If you are considering a career in law enforcement but have no current college degree, you are probably wondering what non-degree criminal justice careers are available. While the majority of top-level criminal justice careers will inevitably require a college degree, these careers are a great start for those looking to break into the field. Here is a comprehensive overview of how to break into this field.
Loss Prevention Specialist
Loss prevention specialists work to guard merchandise and goods by preventing potential theft at retail stores. Loss Prevention Specialists are sometimes referred to as Asset Protection Specialists. Because retail theft is such a major problem for many big box retailers, companies hire loss prevention specialists to minimize and eliminate the risk of theft. Sometimes Asset Management groups are even assembled to monitor potential theft by employees. Typically, loss prevention specialists earn just over minimum wage to start, and a high school diploma or GED is the only education required, however, it does help to have some college credits which can easily be gained at a local community college. Working in loss prevention can offer pertinent work experience for higher paying jobs in criminology and criminal justice. Loss prevention specialists can also aspire to move up the ranks into management and earn up to $60,000 or more working as facility security operations managers and directors.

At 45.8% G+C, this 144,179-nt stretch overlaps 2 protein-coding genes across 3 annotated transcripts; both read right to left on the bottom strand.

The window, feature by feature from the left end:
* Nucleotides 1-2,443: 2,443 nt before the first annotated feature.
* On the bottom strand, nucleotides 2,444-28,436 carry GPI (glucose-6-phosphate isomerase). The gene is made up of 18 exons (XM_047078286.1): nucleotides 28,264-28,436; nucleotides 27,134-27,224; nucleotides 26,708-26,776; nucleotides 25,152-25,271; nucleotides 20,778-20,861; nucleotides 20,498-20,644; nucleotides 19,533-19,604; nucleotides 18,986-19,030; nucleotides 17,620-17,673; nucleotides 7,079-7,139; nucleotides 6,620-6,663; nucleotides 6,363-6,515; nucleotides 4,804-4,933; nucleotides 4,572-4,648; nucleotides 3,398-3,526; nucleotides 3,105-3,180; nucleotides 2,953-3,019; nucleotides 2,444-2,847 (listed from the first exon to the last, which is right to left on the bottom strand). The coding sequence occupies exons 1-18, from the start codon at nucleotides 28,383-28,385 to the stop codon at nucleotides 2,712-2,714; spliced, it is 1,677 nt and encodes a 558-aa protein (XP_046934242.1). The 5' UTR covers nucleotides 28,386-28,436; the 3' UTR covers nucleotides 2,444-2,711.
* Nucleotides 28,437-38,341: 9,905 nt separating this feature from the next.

Dispatchers are an essential component of the law enforcement and first responder operations within cities, towns and major metropolitan areas. Dispatchers are often the first point of communication and provide a vital contact between distressed residents, police officers, firefighters and paramedics. Dispatchers routinely deal with distressed, frightened, angry or upset citizens and officers. They serve as the lifeline, both to the citizen and the officer handling the call for service. Usually those aspiring to become responders only need to have a high school diploma, or its equivalent, to get hired, but past contact center work experience is advantageous. Dispatchers can earn between $24,000 and $74,000 per year according to the United States Department of Labor.
Detectives and Criminal Investigators
Criminal investigators are specially-trained police officers who are called to investigate complex and major crimes. Normally, they are assigned to perform systematic examination of complicated cases that typical beat officers don’t have the time, resources or training to perform. Police detectives and investigators can earn up to $97,000, depending on geographic location, years of experience and their length of service. Most, however, earn around $70,000 per year. Detectives and criminal investigators are not characteristically entry-level jobs. Most detectives and criminal investigators start off as police officers before moving into this field. However, because many agencies still do not require degrees of their officers, it is possible to become a detective in as little as two years.
Long-term, it is good to consider going back to college to get an associate’s or bachelor’s degree in order to advance your future career in criminal justice, however, you can definitely get a start without it. Hopefully, this was a good start to give you a list of potential non-degree criminal justice careers.